Their 2,000 mile expedition was the first of its kind to span the entire peninsula and complete a comprehensive survey of Baja's flora and fauna. Zig-zagging from coast to coast across the desolate interior, Edward William Nelson and Edward Alphonso Goldman described plants and animals unknown to science.

One hundred years later, Goldman's descendents return to Baja to retrace the steps of this landmark expedition on motorcycles, and document the changing nature of this strange and beautiful landscape.

Meet the Crew  |  Support the Project

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THE MAKING OF AN EXPEDITION: The Inspiring Story Behind "The Devil's Road"

On a hot summer day in 1891, a black-bearded man driving a buckboard lumbered down a dusty dirt road in the San Joaquin Valley of California. He had just completed a scientific expedition into Death Valley and crossed over the Sierra Nevada near Yosemite. A broken singletree on his wagon forced him to stop at a nearby ranch in search of needed repairs. His name was Edward William Nelson and he was a field naturalist working for the United States Bureau of Biological Survey. Mr. Jacob Goldman, the owner of the ranch, took a keen interest in the work Mr. Nelson was assigned. The two gentleman instantly realized their shared mutual interest in the natural world.

After Nelson mentioned his need for an assistant, Jacob Goldman offered, “Maybe my son, Edward, would do?” By chance, Mr. Goldman’s eldest son, Edward Alphonso Goldman, was just the person Nelson had been looking for. The elder Goldman quickly fetched his eldest son, who was at the time employed as a foreman in a vineyard near Fresno, California. The rest, as they say, is history.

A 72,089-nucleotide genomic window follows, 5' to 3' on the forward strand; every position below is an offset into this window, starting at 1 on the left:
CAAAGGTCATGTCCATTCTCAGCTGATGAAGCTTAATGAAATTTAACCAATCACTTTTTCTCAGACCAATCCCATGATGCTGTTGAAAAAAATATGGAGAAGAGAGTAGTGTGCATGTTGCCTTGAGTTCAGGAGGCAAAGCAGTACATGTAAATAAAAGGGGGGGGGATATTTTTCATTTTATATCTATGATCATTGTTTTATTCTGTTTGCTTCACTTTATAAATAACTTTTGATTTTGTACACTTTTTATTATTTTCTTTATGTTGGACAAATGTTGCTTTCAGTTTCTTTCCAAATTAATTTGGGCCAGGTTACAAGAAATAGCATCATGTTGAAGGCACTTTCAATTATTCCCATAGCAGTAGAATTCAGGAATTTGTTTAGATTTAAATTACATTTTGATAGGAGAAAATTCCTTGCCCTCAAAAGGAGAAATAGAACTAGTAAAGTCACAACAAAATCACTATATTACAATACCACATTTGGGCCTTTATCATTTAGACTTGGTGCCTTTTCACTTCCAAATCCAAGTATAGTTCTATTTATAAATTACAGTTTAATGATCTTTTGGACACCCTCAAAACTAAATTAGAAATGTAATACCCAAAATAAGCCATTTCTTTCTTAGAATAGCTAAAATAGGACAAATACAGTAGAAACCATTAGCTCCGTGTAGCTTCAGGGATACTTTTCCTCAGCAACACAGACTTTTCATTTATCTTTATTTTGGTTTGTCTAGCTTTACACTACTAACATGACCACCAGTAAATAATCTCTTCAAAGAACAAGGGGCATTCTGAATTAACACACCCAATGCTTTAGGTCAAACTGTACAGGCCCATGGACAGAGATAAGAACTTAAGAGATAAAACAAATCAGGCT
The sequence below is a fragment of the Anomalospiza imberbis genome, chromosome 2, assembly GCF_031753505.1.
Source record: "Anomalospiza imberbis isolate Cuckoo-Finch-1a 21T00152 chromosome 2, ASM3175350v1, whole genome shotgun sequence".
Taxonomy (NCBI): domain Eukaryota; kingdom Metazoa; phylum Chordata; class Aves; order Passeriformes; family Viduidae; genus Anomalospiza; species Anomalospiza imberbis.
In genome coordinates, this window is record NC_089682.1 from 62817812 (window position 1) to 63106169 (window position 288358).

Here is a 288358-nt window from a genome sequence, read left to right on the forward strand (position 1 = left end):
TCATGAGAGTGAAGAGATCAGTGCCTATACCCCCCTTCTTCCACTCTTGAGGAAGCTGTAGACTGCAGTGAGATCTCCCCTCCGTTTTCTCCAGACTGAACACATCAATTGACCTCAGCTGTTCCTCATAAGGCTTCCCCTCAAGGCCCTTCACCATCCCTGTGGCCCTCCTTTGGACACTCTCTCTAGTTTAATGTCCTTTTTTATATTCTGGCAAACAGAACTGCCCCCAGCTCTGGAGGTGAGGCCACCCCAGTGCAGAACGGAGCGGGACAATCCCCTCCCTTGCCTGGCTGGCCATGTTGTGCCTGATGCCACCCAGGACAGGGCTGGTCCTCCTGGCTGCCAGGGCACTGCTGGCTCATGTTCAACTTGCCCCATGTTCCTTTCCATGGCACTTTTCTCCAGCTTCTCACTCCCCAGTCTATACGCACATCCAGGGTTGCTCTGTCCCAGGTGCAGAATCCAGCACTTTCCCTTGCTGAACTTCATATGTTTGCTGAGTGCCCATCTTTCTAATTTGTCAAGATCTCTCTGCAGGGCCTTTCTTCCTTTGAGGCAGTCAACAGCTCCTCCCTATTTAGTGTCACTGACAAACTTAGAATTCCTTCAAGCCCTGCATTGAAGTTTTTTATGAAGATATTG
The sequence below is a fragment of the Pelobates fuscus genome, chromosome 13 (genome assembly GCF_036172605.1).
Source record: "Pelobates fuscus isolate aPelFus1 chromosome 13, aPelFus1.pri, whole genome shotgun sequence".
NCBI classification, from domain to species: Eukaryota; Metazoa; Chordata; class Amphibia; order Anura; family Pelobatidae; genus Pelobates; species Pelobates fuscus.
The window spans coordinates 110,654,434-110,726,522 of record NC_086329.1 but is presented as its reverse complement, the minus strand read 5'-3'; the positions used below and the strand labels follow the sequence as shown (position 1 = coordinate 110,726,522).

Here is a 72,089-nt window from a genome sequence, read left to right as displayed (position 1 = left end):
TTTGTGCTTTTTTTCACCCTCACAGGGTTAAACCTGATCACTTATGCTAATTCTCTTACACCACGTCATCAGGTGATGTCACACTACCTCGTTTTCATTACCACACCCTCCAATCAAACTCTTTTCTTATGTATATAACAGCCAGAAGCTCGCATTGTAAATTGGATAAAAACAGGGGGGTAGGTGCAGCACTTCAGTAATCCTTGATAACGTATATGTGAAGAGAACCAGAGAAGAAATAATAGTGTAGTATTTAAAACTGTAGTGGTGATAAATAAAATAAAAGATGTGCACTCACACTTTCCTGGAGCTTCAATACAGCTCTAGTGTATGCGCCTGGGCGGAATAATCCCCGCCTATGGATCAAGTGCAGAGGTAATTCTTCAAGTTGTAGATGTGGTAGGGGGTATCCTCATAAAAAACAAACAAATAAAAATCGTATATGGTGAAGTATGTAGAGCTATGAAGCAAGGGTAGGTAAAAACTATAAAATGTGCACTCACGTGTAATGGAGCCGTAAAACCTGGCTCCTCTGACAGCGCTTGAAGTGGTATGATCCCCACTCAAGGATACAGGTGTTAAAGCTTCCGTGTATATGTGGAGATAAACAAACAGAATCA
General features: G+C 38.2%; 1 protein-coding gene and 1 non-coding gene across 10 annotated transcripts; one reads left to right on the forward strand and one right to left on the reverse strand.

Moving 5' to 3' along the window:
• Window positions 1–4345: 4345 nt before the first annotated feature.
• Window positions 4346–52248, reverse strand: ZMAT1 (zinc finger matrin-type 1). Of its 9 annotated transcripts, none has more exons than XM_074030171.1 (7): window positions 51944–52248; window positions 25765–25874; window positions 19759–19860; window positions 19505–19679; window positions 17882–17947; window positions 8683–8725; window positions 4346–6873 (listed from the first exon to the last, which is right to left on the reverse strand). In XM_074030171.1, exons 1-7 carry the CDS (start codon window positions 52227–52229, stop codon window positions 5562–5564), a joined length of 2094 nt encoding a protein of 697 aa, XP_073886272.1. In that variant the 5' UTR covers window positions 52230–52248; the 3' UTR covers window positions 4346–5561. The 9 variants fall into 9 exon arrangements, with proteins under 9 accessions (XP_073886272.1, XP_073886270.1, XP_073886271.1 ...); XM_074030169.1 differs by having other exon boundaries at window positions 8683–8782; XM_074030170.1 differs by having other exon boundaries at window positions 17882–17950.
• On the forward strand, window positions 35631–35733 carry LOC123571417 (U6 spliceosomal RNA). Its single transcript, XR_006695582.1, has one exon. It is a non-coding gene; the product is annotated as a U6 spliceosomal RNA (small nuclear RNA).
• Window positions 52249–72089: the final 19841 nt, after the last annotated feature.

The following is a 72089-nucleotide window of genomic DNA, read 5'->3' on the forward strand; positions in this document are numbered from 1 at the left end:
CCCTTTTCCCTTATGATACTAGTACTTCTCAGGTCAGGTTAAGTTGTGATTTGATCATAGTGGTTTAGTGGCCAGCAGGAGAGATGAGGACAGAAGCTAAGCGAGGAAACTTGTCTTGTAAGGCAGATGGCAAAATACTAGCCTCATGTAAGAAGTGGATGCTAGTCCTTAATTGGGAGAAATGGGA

On October 10, 1891, young Edward Alphonso Goldman, then 18 years old, rode off under the employ of Edward William Nelson as his field assistant. Their first assignment was to last three months and would entail a survey of the southern San Joaquin Valley and southern coast of California. Upon completion of that detail, the two men were then dispatched to another assignment. On January 24, 1892 the two naturalists landed in Manzanillo, Mexico, in the state of Colima. Their assignment was again to last three months. Instead, this assignment lasted fourteen years, ultimately resulting in a survey of every state and territory from coast to coast. Their last assignment through Lower California, now known as Baja California, was in 1905 and 1906.

Goldman and Nelson compiled impressive resumes during their field work in Mexico. They traveled by rail, stage, steamer, schooner, wagon, mule, horseback, and by foot, all while camping much of the time. Together they collected 17,400 mammals, 12,400 birds, countless plant specimens, and amassed an enormous fund of information on the natural history of the country. These specimens were sent to the Smithsonian Institution and ultimately included several hundred specimens of plants and animal that were previously unknown to science.

Edward William Nelson (left) and Edward Alphonso Goldman (right)

President Theodore Roosevelt praised Edward William Nelson that he was, “one of the keenest naturalists [he has] ever met and a man of singularly balanced development.” And the work that the two naturalist did in Mexico has been described as “among the most important ever achieved by two workers for any single country.” 

The names and works of pioneers like Nelson and Goldman have been long forgotten by the few and unknown to the many. To most, Baja is an unforgiving wasteland of desert, cactus, and banditos. While some of that may be true, it is also a wildflower-strewn, sandy-beached, high mountain-ranged oasis with remarkable plants and incredible wildlife, some found only in this region. Such is the case with the Sierra San Pedro Martir, where several feet of snow falls each winter, the California Condor soars its skies, and its waters host the only native trout on the Baja peninsula, the Nelson’s trout (Salmo nelsoni, renamed in 1989 to Oncorhynchus mykiss nelsoni) named in honor of Edward W. Nelson. And near the old ruins of the mission Santa Gertrudis, is a 5,000-foot mountain that rises above others, Goldman Peak, Edward A. Goldman’s namesake.

These fascinating facts and incredible historical accounts have enticed a filmmaking team to dig into the Smithsonian Archives, dust off the history books, and set off on an expedition to follow Nelson and Goldman’s historic 1905 and 1906 expedition route.